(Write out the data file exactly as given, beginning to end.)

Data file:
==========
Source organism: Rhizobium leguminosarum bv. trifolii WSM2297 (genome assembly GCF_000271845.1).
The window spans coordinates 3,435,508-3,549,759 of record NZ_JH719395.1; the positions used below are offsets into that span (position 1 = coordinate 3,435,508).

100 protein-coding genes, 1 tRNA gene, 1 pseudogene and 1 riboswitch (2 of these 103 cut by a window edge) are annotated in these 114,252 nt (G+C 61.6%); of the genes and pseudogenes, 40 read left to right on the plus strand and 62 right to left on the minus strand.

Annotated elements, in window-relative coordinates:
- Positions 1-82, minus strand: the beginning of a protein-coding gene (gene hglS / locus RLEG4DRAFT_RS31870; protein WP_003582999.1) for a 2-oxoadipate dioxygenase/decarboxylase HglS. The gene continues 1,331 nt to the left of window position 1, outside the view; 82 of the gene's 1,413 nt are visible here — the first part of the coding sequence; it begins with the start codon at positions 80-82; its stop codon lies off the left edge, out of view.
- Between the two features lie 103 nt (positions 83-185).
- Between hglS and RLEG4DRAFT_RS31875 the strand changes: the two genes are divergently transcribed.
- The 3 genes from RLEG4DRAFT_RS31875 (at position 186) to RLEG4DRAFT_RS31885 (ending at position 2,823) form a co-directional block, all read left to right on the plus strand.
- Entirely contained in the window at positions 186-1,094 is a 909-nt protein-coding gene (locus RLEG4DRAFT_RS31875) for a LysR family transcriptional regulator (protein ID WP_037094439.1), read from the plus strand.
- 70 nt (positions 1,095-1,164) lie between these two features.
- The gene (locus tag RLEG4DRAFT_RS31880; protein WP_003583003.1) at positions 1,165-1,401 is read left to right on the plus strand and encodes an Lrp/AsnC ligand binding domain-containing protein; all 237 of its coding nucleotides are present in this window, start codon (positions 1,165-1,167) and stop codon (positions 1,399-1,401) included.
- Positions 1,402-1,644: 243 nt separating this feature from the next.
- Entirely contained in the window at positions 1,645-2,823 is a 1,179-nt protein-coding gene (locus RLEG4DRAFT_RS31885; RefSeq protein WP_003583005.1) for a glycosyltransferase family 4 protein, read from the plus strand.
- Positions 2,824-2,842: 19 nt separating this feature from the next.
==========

Source organism: Rhizobium leguminosarum bv. trifolii WSM2297 (genome assembly GCF_000271845.1).
The window spans coordinates 3,435,508-3,549,759 of record NZ_JH719395.1; the positions used below are offsets into that span (position 1 = coordinate 3,435,508).

100 protein-coding genes, 1 tRNA gene, 1 pseudogene and 1 riboswitch (2 of these 103 cut by a window edge) are annotated in these 114,252 nt (G+C 61.6%); of the genes and pseudogenes, 40 read left to right on the plus strand and 62 right to left on the minus strand.

Annotated elements, in window-relative coordinates:
- Positions 1-82, minus strand: the beginning of a protein-coding gene (gene hglS / locus RLEG4DRAFT_RS31870; protein WP_003582999.1) for a 2-oxoadipate dioxygenase/decarboxylase HglS. The gene continues 1,331 nt to the left of window position 1, outside the view; 82 of the gene's 1,413 nt are visible here — the first part of the coding sequence; it begins with the start codon at positions 80-82; its stop codon lies off the left edge, out of view.
- Between the two features lie 103 nt (positions 83-185).
- Between hglS and RLEG4DRAFT_RS31875 the strand changes: the two genes are divergently transcribed.
- The 3 genes from RLEG4DRAFT_RS31875 (at position 186) to RLEG4DRAFT_RS31885 (ending at position 2,823) form a co-directional block, all read left to right on the plus strand.
- Entirely contained in the window at positions 186-1,094 is a 909-nt protein-coding gene (locus RLEG4DRAFT_RS31875) for a LysR family transcriptional regulator (protein ID WP_037094439.1), read from the plus strand.
- 70 nt (positions 1,095-1,164) lie between these two features.
- The gene (locus tag RLEG4DRAFT_RS31880; protein WP_003583003.1) at positions 1,165-1,401 is read left to right on the plus strand and encodes an Lrp/AsnC ligand binding domain-containing protein; all 237 of its coding nucleotides are present in this window, start codon (positions 1,165-1,167) and stop codon (positions 1,399-1,401) included.
- Positions 1,402-1,644: 243 nt separating this feature from the next.
- Entirely contained in the window at positions 1,645-2,823 is a 1,179-nt protein-coding gene (locus RLEG4DRAFT_RS31885; RefSeq protein WP_003583005.1) for a glycosyltransferase family 4 protein, read from the plus strand.
- Positions 2,824-2,842: 19 nt separating this feature from the next.